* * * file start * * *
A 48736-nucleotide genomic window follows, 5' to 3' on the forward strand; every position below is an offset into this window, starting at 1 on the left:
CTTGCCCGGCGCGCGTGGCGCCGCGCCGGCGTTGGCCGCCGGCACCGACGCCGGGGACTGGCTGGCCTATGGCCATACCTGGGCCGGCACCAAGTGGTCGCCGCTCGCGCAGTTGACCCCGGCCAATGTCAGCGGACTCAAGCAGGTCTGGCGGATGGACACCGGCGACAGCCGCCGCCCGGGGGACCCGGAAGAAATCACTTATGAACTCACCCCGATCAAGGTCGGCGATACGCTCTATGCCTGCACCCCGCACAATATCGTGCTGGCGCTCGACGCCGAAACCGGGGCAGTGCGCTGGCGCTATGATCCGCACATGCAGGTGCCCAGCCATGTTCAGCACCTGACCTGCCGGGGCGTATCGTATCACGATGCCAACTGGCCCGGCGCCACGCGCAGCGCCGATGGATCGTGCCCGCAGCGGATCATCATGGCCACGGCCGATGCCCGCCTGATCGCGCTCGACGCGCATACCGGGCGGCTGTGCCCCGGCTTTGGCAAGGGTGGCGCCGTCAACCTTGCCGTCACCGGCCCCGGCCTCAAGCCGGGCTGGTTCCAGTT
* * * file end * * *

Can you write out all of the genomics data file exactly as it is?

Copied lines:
A 48736-nucleotide genomic window follows, 5' to 3' on the forward strand; every position below is an offset into this window, starting at 1 on the left:
CTTGCCCGGCGCGCGTGGCGCCGCGCCGGCGTTGGCCGCCGGCACCGACGCCGGGGACTGGCTGGCCTATGGCCATACCTGGGCCGGCACCAAGTGGTCGCCGCTCGCGCAGTTGACCCCGGCCAATGTCAGCGGACTCAAGCAGGTCTGGCGGATGGACACCGGCGACAGCCGCCGCCCGGGGGACCCGGAAGAAATCACTTATGAACTCACCCCGATCAAGGTCGGCGATACGCTCTATGCCTGCACCCCGCACAATATCGTGCTGGCGCTCGACGCCGAAACCGGGGCAGTGCGCTGGCGCTATGATCCGCACATGCAGGTGCCCAGCCATGTTCAGCACCTGACCTGCCGGGGCGTATCGTATCACGATGCCAACTGGCCCGGCGCCACGCGCAGCGCCGATGGATCGTGCCCGCAGCGGATCATCATGGCCACGGCCGATGCCCGCCTGATCGCGCTCGACGCGCATACCGGGCGGCTGTGCCCCGGCTTTGGCAAGGGTGGCGCCGTCAACCTTGCCGTCACCGGCCCCGGCCTCAAGCCGGGCTGGTTCCAGTT